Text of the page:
Cardiovascular disease (CVD) accounts for 43% of the annual mortality in American women, well ahead of the 22% caused by all forms of cancer. Mortality rates from CVD in males have decreased over the past 20 years, but the statistics do not follow the same downward trajectory for women. In fact, CVD deaths in women now comprise more than 52% of the annual deaths from CVD.1
Surveys indicate that most women believe that breast cancer is their greatest health threat.2 In reality, a woman is more than 8 times as likely to die from heart disease as from breast cancer. Although early detection greatly improves outcomes, sadly, breast cancer is thus far not preventable. This is in stark contrast to the plethora of evidence-based strategies for cardiovascular risk reduction.
The first step toward reduction of CVD in women is to raise awareness about the magnitude of the problem. Awareness-raising campaigns have been at the forefront of the agendas for both the National Institutes of Health (NIH) and the American Heart Association (AHA). These efforts are directed toward putting to rest the myth that heart disease is something that happens to a woman's husband or brother. It is only when women perceive that CVD is a relevant health issue for them that they will seek screening opportunities to identify and quantify their personal CVD risk, adopt lifestyle changes to reduce risk, partner with their healthcare providers in initiating and persevering with evidence-based pharmacologic therapies, and respond promptly to symptoms.
The Heart Truth Campaign was launched by the National Heart Lung and Blood Institute of NIH in 2002.3 With the involvement of the fashion industry, the red dress became a symbol of women and heart disease, in much the same way that the pink ribbon is a symbol of breast cancer. The national campaign has drawn attention to this initiative using the red dress as a symbol of empowerment, urging women to find their voice and to initiate a dialogue with their primary care providers regarding cardiovascular health. The AHA has several consumer tools directed to women. Simple Solutions4 and Choose to Move5 are designed to support women in making small changes to improve their heart health and to encourage increased physical activity respectively. In February, the AHA's “Go Red for Women” further reinforced the symbol of the red dress.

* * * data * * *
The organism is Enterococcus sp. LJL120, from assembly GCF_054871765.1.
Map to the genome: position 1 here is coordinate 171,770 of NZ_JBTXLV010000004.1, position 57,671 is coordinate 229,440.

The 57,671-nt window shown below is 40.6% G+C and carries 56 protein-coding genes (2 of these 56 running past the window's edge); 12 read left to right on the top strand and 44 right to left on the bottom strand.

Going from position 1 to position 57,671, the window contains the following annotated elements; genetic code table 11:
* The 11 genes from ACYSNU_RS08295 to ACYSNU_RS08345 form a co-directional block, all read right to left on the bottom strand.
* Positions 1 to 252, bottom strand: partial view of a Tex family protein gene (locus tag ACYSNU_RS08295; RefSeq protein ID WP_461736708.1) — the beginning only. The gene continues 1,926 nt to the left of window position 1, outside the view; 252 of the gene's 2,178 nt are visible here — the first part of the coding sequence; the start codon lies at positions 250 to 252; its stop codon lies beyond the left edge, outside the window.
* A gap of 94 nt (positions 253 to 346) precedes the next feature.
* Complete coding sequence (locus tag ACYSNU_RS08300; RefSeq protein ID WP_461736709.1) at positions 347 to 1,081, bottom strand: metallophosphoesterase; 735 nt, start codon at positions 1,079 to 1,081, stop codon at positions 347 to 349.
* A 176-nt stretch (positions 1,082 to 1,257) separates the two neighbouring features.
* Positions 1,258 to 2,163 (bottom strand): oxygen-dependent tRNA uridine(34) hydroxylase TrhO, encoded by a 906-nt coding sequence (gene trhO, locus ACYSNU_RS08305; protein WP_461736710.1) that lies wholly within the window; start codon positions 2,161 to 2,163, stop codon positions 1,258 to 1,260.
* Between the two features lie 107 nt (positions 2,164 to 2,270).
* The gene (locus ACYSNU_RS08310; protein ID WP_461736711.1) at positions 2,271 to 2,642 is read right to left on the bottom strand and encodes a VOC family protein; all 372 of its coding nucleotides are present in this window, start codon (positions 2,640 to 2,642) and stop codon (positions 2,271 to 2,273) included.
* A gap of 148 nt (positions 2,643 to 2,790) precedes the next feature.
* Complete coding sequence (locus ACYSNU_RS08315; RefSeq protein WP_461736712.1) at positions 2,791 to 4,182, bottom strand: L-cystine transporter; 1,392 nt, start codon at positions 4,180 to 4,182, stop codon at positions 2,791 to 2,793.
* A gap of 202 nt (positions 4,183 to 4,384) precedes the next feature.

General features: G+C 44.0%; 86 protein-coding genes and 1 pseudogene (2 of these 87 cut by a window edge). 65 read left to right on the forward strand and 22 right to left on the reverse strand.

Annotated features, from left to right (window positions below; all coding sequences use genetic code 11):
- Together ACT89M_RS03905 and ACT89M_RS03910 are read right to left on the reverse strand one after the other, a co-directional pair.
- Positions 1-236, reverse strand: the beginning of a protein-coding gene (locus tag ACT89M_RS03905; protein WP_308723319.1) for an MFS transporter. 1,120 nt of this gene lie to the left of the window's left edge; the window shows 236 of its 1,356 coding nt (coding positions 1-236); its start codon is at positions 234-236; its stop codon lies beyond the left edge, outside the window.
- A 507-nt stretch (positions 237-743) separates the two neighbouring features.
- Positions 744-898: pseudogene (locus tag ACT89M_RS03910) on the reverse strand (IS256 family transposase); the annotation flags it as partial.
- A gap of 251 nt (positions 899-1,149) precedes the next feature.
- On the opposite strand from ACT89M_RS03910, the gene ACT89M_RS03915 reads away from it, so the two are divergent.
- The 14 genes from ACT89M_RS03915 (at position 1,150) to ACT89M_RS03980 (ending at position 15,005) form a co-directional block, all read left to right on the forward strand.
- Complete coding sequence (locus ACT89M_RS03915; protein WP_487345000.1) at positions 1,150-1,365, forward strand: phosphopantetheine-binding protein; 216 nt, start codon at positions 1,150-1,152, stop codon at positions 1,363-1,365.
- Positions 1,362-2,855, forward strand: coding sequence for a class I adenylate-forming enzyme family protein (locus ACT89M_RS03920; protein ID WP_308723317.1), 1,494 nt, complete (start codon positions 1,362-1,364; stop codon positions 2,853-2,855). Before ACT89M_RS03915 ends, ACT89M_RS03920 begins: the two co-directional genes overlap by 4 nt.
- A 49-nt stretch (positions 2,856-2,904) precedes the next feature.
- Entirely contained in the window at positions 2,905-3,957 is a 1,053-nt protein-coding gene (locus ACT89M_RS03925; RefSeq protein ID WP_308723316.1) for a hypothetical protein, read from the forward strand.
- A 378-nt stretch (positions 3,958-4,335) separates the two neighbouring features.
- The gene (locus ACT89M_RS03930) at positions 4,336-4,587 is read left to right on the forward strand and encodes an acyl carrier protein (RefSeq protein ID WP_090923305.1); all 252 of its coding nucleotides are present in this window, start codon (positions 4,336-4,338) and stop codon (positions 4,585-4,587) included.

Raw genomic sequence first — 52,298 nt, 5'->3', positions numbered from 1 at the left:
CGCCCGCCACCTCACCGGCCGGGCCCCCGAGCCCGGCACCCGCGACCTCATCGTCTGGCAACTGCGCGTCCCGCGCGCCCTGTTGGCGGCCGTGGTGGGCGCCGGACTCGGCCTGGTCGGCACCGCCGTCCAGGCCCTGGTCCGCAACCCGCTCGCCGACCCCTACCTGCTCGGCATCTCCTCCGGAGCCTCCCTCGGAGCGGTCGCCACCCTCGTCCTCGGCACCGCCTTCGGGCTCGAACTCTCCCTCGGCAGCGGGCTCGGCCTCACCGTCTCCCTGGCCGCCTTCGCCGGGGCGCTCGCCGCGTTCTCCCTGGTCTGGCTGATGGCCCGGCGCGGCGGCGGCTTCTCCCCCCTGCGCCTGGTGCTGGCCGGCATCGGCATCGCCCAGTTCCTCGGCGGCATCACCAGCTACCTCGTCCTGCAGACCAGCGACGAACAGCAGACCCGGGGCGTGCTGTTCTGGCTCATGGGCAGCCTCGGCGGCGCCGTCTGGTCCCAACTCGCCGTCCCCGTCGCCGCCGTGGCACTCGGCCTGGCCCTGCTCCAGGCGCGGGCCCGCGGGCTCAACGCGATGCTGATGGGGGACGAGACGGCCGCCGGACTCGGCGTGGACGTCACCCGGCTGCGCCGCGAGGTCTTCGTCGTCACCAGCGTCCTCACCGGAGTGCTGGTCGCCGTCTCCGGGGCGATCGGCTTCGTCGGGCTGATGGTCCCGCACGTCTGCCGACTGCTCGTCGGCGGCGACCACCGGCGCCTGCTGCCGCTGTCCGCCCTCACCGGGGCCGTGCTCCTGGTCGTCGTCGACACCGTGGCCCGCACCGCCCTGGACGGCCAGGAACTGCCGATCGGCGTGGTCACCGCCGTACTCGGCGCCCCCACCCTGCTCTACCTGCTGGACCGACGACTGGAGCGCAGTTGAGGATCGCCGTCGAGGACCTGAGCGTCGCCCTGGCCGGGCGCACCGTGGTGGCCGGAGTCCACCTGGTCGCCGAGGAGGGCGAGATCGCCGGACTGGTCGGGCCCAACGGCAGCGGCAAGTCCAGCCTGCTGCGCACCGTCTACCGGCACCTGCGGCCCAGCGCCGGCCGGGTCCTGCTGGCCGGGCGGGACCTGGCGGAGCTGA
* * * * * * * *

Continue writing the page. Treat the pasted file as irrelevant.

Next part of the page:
In addition to raising awareness regarding the prevalence of CVD in women, public education efforts have been directed toward 2 other important issues: (1) differences in women's symptoms of CVD, and (2) the apparent gender disparity in outcomes for women who sustain a cardiovascular event. There is a growing appreciation that women's symptoms of CVD appear to differ from those in men. A study by Milner and colleagues6 indicates that women are significantly more likely than men to report 6 of 7 non-chest pain symptoms upon presentation of acute myocardial infarction. Women are more likely to experience dyspnea, nausea and vomiting, indigestion, fatigue, sweating, and arm and shoulder pain; the only non-chest pain symptom more common in males was dizziness and fainting. In addition to these gender differences in acute presentation, McSweeney and colleagues recently reported on the prodromal symptoms of 515 women with acute myocardial infarction.7 The study by these 5 nurse researchers revealed that 70% of women felt unusual fatigue in the month period preceding the acute event. Sleep disturbances and shortness of breath were also commonly reported. Less than 30% reported having chest discomfort (considered a classic symptom in men) preceding acute symptoms. If these findings are confirmed by additional studies, perhaps in the future, “unusual fatigue” will be deemed a typical prodromal symptom for acute coronary syndrome in women. Identification of women with these early warning signs may lead to the development of urgent preventive treatments.